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VOC characteristics, sources and contributions to SOA formation during haze events in Wuhan, Central China

Hui, Lirong, Liu, Xingang, Tan, Qinwen, Feng, Miao, An, Junling, Qu, Yu, Zhang, Yuanhang, Cheng, Nianliang
The Science of the total environment 2019 v.650 pp. 2624-2639
BTEX (benzene, toluene, ethylbenzene, xylene), aerosols, benzene, biomass, burning, coatings, emissions, ethylbenzene, evaporation, local government, petroleum, photochemical reactions, pollution, solvents, toluene, volatile organic compounds, xylene, China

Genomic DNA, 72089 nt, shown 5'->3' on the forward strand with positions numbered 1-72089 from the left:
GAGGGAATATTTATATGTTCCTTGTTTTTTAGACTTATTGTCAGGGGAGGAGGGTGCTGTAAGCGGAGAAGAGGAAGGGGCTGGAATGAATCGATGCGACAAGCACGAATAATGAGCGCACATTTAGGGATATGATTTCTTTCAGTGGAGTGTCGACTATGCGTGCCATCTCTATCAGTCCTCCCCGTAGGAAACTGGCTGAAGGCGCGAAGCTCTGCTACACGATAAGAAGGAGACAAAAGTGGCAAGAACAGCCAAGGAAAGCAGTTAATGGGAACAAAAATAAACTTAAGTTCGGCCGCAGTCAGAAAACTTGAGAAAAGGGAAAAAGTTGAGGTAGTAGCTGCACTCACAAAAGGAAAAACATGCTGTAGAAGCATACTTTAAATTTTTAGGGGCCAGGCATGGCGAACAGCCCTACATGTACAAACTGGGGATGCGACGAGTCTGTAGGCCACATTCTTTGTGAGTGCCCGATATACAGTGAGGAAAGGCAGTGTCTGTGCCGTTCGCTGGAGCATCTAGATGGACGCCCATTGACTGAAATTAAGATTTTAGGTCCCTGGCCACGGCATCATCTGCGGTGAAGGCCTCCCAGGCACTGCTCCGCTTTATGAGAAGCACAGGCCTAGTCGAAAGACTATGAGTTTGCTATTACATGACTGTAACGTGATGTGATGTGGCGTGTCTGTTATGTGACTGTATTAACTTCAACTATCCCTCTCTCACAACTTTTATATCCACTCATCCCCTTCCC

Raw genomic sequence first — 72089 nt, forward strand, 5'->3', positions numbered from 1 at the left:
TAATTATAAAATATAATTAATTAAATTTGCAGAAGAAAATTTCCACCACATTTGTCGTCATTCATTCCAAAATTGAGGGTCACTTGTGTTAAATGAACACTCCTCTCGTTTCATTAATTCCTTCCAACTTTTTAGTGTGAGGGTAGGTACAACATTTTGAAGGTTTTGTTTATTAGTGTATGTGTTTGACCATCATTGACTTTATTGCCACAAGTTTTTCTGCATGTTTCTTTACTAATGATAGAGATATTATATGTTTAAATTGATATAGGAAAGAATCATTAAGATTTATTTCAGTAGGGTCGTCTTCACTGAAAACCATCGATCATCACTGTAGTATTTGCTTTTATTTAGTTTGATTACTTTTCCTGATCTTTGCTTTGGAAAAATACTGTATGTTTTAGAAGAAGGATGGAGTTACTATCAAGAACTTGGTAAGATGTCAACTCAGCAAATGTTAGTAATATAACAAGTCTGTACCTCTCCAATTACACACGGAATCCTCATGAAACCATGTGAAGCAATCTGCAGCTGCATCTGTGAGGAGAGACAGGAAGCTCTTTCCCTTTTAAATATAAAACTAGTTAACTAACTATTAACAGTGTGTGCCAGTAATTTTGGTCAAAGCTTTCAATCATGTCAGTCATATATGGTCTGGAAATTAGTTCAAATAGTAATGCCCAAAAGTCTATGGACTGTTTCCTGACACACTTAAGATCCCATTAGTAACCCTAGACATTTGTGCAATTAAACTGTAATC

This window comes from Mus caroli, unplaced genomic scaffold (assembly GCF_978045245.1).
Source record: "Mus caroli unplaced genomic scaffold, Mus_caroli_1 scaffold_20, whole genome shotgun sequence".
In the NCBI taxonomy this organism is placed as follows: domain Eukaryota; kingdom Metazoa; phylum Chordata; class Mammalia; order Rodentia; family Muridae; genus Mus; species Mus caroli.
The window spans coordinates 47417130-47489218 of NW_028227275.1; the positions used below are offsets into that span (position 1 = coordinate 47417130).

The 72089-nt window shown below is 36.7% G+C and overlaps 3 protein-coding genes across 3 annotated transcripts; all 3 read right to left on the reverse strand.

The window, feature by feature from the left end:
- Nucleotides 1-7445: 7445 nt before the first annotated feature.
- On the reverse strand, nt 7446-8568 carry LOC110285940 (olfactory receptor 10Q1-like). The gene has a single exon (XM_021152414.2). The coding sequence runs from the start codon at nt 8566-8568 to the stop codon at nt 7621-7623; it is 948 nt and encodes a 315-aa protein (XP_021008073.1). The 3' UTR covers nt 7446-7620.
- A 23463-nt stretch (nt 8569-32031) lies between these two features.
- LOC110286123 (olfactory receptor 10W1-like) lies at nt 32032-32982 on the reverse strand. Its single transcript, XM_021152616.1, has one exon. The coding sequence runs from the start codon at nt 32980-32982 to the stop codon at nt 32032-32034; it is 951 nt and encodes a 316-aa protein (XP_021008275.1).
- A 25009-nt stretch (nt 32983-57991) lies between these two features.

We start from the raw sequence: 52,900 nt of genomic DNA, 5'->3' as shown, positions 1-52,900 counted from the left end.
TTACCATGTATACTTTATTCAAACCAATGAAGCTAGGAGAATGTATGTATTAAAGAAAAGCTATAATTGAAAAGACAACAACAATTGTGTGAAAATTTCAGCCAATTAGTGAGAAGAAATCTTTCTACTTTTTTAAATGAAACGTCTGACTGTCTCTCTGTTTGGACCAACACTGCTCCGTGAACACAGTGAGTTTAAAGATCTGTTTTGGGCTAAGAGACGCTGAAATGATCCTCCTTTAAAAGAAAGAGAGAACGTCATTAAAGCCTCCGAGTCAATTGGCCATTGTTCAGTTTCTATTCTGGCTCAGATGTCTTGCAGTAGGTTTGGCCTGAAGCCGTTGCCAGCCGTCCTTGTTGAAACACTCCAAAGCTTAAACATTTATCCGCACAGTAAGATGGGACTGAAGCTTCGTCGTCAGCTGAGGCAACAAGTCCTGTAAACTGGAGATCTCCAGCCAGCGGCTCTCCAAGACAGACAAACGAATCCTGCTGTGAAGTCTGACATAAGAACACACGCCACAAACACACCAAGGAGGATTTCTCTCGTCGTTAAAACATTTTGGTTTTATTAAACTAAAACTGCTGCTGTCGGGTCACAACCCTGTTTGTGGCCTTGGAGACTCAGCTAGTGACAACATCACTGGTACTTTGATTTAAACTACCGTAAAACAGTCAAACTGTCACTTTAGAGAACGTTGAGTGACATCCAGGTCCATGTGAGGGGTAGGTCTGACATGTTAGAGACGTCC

Based on detailed data on 102 volatile organic compounds (VOCs) measured continuously from 2016.10.9 to 2016.11.17 in Wuhan, the VOC characteristics, secondary organic aerosol (SOA) characteristics, SOA formation potential (SOAP), potential source regions, sources and contributions during different haze episodes were analyzed. The total VOC (TVOC) concentrations on clear days (visibility >10 km), slight haze days (visibility of 5–10 km), and severe haze days (visibility <5 km) were 34.87 ± 14.89 ppbv, 45.06 ± 26.69 ppbv, and 49.55 ± 24.82 ppbv, respectively. The SOAP on haze days (447.04 ± 253.85 ppbv) was significantly higher than that on clear days (300.62 ± 138.48 ppbv), and aromatics were the dominant contributors to SOA formation under different visibility conditions, accounting for approximately 97% of the total SOAP. The ratio of ethylbenzene to m/p-xylene (E/X) indicated that atmospheric photochemical reactions were slightly stronger on haze days. The ratio of toluene to benzene (T/B) indicated that vehicle exhaust had significant effects on VOCs, but no significant changes occurred during different haze episodes. The ratio of benzene, toluene, ethylbenzene and xylenes (BTEX) to CO indicated that VOCs from solvent usage in painting/coating and industrial emissions increased with increasing haze pollution. Based on backward trajectories and the potential source contribution function (PSCF), short-distance transport was the main source influencing VOC pollution, especially transport from the southwest. Seven sources were identified by positive matrix factorization (PMF): industrial sources, vehicular exhaust, solvent usage in painting/coating, fuel evaporation, liquefied petroleum gas (LPG) usage, biogenic sources and biomass burning. Moreover, solvent usage in painting/coating, vehicle exhaust and LPG usage were the most important sources that significantly aggravated VOC pollution during haze events. The results can provide references for local governments developing control strategies of VOCs during haze pollution events.